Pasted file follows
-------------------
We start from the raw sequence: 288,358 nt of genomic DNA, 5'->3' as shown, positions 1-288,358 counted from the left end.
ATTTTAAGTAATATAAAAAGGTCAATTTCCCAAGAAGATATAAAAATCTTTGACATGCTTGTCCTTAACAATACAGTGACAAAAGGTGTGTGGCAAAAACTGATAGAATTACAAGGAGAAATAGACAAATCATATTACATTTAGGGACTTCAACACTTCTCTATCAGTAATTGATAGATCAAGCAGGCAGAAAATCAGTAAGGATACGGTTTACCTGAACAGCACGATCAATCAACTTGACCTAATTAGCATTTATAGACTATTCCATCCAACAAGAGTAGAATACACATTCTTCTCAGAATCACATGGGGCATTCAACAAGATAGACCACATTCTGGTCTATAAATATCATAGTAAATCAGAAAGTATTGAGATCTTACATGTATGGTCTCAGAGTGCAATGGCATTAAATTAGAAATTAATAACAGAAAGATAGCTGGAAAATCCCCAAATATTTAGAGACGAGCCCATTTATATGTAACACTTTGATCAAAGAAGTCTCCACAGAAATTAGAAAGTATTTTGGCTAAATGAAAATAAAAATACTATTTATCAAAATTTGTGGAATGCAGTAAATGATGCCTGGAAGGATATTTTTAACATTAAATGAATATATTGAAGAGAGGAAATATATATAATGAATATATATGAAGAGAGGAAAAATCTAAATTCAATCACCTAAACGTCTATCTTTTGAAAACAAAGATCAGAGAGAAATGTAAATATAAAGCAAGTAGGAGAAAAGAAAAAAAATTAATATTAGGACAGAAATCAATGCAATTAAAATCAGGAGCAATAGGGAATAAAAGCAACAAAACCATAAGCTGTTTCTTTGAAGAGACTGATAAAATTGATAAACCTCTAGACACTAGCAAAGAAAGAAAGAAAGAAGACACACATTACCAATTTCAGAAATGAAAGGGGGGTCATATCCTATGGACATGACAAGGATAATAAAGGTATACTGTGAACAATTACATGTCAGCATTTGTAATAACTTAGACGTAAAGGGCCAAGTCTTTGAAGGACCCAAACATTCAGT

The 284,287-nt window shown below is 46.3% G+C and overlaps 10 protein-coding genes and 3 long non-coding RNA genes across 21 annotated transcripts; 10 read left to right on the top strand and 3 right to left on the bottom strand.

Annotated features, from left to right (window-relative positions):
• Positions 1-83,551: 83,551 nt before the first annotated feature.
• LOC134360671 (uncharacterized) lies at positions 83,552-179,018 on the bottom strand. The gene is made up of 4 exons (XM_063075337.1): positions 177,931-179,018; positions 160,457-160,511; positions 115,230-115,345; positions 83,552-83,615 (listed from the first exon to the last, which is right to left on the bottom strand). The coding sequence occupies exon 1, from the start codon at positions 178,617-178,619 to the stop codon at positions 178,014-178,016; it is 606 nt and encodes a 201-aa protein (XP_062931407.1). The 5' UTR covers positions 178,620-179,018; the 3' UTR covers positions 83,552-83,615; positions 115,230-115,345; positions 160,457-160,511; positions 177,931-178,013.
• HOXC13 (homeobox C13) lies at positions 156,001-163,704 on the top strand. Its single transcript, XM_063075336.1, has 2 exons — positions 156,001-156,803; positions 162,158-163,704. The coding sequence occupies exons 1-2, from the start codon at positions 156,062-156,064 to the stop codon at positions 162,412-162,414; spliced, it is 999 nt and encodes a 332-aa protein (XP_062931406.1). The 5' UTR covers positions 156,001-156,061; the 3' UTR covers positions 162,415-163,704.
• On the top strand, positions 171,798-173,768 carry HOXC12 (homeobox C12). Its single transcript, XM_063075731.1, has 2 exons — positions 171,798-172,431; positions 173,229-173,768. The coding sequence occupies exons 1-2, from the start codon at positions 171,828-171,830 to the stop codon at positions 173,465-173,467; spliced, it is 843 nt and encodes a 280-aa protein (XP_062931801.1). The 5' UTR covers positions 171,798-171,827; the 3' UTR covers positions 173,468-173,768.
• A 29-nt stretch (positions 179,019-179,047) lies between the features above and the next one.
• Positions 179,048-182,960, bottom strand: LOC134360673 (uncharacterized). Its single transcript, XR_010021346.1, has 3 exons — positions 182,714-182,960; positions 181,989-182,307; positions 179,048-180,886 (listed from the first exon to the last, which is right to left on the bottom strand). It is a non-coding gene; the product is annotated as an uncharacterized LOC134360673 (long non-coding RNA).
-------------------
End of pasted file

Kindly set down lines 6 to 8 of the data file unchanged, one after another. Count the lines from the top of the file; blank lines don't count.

• LOC134360671 (uncharacterized) lies at positions 83,552-179,018 on the bottom strand. The gene is made up of 4 exons (XM_063075337.1): positions 177,931-179,018; positions 160,457-160,511; positions 115,230-115,345; positions 83,552-83,615 (listed from the first exon to the last, which is right to left on the bottom strand). The coding sequence occupies exon 1, from the start codon at positions 178,617-178,619 to the stop codon at positions 178,014-178,016; it is 606 nt and encodes a 201-aa protein (XP_062931407.1). The 5' UTR covers positions 178,620-179,018; the 3' UTR covers positions 83,552-83,615; positions 115,230-115,345; positions 160,457-160,511; positions 177,931-178,013.
• HOXC13 (homeobox C13) lies at positions 156,001-163,704 on the top strand. Its single transcript, XM_063075336.1, has 2 exons — positions 156,001-156,803; positions 162,158-163,704. The coding sequence occupies exons 1-2, from the start codon at positions 156,062-156,064 to the stop codon at positions 162,412-162,414; spliced, it is 999 nt and encodes a 332-aa protein (XP_062931406.1). The 5' UTR covers positions 156,001-156,061; the 3' UTR covers positions 162,415-163,704.
• On the top strand, positions 171,798-173,768 carry HOXC12 (homeobox C12). Its single transcript, XM_063075731.1, has 2 exons — positions 171,798-172,431; positions 173,229-173,768. The coding sequence occupies exons 1-2, from the start codon at positions 171,828-171,830 to the stop codon at positions 173,465-173,467; spliced, it is 843 nt and encodes a 280-aa protein (XP_062931801.1). The 5' UTR covers positions 171,798-171,827; the 3' UTR covers positions 173,468-173,768.